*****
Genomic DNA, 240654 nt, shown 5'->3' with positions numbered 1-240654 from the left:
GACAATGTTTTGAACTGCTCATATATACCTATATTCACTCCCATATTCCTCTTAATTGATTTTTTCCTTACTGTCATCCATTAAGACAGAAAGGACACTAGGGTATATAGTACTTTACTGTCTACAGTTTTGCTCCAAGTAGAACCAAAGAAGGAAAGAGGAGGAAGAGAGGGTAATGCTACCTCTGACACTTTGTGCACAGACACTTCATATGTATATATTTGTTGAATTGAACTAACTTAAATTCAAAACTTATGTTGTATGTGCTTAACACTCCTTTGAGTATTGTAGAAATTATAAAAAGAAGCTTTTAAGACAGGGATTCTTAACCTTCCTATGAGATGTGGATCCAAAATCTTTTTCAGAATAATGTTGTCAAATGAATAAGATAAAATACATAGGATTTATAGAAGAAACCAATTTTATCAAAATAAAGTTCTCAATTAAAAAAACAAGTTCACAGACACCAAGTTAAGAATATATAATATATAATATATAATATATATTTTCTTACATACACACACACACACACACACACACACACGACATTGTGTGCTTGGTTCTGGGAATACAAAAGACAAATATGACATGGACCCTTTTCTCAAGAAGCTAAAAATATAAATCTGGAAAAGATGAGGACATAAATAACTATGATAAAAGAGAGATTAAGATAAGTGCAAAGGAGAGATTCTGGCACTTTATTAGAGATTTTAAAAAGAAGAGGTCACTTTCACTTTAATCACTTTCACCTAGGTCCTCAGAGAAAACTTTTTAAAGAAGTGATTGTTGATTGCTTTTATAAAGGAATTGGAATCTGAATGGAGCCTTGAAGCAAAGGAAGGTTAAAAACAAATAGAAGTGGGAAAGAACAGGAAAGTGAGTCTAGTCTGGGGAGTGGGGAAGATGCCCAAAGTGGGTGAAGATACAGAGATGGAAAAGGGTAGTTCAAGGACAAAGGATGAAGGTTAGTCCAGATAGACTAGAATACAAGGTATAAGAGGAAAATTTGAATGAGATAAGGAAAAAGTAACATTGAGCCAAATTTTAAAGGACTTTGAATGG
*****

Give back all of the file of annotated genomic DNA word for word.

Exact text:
Genomic DNA, 240654 nt, shown 5'->3' with positions numbered 1-240654 from the left:
GACAATGTTTTGAACTGCTCATATATACCTATATTCACTCCCATATTCCTCTTAATTGATTTTTTCCTTACTGTCATCCATTAAGACAGAAAGGACACTAGGGTATATAGTACTTTACTGTCTACAGTTTTGCTCCAAGTAGAACCAAAGAAGGAAAGAGGAGGAAGAGAGGGTAATGCTACCTCTGACACTTTGTGCACAGACACTTCATATGTATATATTTGTTGAATTGAACTAACTTAAATTCAAAACTTATGTTGTATGTGCTTAACACTCCTTTGAGTATTGTAGAAATTATAAAAAGAAGCTTTTAAGACAGGGATTCTTAACCTTCCTATGAGATGTGGATCCAAAATCTTTTTCAGAATAATGTTGTCAAATGAATAAGATAAAATACATAGGATTTATAGAAGAAACCAATTTTATCAAAATAAAGTTCTCAATTAAAAAAACAAGTTCACAGACACCAAGTTAAGAATATATAATATATAATATATAATATATATTTTCTTACATACACACACACACACACACACACACACACGACATTGTGTGCTTGGTTCTGGGAATACAAAAGACAAATATGACATGGACCCTTTTCTCAAGAAGCTAAAAATATAAATCTGGAAAAGATGAGGACATAAATAACTATGATAAAAGAGAGATTAAGATAAGTGCAAAGGAGAGATTCTGGCACTTTATTAGAGATTTTAAAAAGAAGAGGTCACTTTCACTTTAATCACTTTCACCTAGGTCCTCAGAGAAAACTTTTTAAAGAAGTGATTGTTGATTGCTTTTATAAAGGAATTGGAATCTGAATGGAGCCTTGAAGCAAAGGAAGGTTAAAAACAAATAGAAGTGGGAAAGAACAGGAAAGTGAGTCTAGTCTGGGGAGTGGGGAAGATGCCCAAAGTGGGTGAAGATACAGAGATGGAAAAGGGTAGTTCAAGGACAAAGGATGAAGGTTAGTCCAGATAGACTAGAATACAAGGTATAAGAGGAAAATTTGAATGAGATAAGGAAAAAGTAACATTGAGCCAAATTTTAAAGGACTTTGAATGG